Continuing with this example: $f(0)=1>0$, so since $f(1) < 0$ we know by the intermediate value theorem that there is a root in $[0,1]$, since $f(1)=-1 < 0$. So as our blind gues let's use the midpoint of this interval to start Newton's Method: that is, now take $x_o=0.5$: $$\matrix{ x_{1}&=&0.33333333333333337034\cr x_{2}&=&0.3472222222222222654\cr x_{3}&=&0.34729635316386797683\cr x_{4}&=&0.34729635533386071788\cr x_{5}&=&0.34729635533386060686\cr x_{6}&=&0.34729635533386071788\cr x_{7}&=&0.34729635533386060686\cr x_{8}&=&0.34729635533386071788 }$$ so we have a root evidently approximated to $3$ decimal places after just $2$ applications of Newton's method. After $8$ applications, we have apparently $15$ correct decimal places.

#### Exercises

- Approximate a root of $x^3-x+1=0$ using the intermediate value theorem to get started, and then Newton's method.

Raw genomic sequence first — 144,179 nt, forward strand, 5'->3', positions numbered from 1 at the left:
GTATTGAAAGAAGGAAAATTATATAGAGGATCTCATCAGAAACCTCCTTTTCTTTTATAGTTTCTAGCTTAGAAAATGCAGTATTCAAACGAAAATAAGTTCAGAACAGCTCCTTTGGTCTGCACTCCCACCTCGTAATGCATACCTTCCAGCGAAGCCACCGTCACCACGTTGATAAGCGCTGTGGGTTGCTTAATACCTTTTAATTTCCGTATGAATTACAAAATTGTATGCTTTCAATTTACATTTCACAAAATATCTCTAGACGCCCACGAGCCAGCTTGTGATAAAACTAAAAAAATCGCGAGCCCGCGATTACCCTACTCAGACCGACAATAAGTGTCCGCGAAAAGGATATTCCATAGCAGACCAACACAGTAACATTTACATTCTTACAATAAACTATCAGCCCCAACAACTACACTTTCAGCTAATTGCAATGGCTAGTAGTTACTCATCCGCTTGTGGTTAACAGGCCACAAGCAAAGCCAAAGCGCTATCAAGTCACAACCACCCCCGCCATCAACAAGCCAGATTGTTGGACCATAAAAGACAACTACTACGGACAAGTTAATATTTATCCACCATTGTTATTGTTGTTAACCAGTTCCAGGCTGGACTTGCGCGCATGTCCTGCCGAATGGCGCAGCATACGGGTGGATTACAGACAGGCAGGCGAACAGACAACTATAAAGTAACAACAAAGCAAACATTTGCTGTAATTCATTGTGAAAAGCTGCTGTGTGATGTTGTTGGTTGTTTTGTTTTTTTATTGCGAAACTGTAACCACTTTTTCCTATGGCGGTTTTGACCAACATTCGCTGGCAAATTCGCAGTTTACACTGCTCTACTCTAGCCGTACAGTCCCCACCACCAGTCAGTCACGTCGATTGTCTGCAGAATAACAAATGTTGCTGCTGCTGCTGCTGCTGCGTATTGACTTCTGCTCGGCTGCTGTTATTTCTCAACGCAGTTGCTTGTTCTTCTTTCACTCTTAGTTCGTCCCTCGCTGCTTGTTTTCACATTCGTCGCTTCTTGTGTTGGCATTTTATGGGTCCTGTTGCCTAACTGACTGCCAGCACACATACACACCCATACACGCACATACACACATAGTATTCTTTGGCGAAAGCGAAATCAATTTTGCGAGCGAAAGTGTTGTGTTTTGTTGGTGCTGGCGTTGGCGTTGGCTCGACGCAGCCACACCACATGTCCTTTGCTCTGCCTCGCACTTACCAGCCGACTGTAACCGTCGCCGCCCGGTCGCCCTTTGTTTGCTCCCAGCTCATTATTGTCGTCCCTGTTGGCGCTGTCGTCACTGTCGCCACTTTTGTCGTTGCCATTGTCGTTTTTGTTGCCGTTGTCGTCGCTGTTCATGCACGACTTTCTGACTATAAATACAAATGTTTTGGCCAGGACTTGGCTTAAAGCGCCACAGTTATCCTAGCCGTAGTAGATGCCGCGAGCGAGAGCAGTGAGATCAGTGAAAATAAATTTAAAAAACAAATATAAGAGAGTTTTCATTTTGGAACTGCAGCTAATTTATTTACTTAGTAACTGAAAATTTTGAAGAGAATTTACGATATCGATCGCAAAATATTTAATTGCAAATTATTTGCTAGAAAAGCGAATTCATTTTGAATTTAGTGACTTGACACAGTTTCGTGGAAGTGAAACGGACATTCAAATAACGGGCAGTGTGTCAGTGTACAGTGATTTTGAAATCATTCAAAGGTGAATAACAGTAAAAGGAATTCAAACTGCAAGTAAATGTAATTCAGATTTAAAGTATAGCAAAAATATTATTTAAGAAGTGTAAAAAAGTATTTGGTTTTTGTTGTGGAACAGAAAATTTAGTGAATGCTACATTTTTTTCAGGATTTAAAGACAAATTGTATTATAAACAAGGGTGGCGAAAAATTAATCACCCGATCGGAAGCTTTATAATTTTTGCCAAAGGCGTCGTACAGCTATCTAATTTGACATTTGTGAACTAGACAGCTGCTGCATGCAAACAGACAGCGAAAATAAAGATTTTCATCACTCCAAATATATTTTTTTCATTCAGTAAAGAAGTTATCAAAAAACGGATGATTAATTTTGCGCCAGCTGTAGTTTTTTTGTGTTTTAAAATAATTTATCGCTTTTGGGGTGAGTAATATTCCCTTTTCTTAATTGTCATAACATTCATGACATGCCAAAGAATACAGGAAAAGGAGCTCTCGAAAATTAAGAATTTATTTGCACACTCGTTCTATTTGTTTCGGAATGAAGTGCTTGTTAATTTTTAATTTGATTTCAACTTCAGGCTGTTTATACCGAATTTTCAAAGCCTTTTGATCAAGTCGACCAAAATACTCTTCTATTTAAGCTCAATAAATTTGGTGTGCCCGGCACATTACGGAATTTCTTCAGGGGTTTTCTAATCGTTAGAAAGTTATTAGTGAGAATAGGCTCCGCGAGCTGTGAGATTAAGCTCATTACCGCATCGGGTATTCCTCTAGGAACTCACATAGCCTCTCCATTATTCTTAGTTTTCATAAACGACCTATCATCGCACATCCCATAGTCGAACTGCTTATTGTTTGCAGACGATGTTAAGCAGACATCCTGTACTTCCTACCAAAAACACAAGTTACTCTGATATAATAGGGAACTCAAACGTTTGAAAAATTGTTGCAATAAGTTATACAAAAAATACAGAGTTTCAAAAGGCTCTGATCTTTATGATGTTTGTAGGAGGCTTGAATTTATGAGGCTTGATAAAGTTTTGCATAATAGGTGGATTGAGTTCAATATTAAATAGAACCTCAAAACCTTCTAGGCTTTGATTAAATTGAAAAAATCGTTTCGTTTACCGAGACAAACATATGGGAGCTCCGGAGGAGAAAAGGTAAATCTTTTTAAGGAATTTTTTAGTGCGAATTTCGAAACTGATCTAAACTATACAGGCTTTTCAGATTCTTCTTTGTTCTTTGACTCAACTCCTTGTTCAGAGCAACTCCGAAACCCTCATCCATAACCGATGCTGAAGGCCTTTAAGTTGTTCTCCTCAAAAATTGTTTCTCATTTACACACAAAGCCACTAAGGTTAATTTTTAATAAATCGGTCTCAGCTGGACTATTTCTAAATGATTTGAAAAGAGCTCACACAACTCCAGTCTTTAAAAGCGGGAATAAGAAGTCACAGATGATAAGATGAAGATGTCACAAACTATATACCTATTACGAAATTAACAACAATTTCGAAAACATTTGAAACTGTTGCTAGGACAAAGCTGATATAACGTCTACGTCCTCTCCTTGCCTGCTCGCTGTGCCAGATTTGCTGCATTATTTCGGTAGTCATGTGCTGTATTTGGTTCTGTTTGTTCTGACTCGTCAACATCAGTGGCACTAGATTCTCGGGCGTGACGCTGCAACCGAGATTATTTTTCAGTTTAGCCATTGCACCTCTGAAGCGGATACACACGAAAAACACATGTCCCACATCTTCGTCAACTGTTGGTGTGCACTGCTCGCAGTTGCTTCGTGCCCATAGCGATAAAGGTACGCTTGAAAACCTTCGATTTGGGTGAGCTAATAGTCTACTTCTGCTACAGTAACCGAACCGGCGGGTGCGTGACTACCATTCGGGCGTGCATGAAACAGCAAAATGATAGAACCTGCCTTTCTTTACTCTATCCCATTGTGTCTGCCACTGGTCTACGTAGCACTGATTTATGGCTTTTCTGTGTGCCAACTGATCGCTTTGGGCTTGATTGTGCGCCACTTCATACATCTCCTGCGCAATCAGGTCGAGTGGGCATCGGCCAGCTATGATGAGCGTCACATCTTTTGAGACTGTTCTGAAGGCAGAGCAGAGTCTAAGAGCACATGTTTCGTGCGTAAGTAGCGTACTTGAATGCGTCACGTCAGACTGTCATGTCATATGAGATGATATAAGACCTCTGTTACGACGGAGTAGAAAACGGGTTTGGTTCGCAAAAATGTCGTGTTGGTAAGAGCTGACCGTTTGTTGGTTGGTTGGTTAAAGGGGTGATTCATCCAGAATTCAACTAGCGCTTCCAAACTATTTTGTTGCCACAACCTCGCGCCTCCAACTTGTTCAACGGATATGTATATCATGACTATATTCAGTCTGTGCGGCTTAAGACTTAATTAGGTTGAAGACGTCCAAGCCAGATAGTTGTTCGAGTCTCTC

- Approximate a root of $3x^4-16x^3+18x^2+1=0$ using the intermediate value theorem to get started, and then Newton's method. You might have to be sure to get sufficiently close to a root to start so that things don't ‘blow up’.
- Approximate
*all three*roots of $x^3-3x+1=0$ using the intermediate value theorem to get started, and then Newton's method. Here you have to take a little care in choice of beginning ‘guess’ for Newton's method. - Approximate the unique positive root of $\cos\,x=x$.
- Approximate a root of $e^x=2x$.
- Approximate a root of $\sin x=\ln x$. Watch out.

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##### Calculus Refresher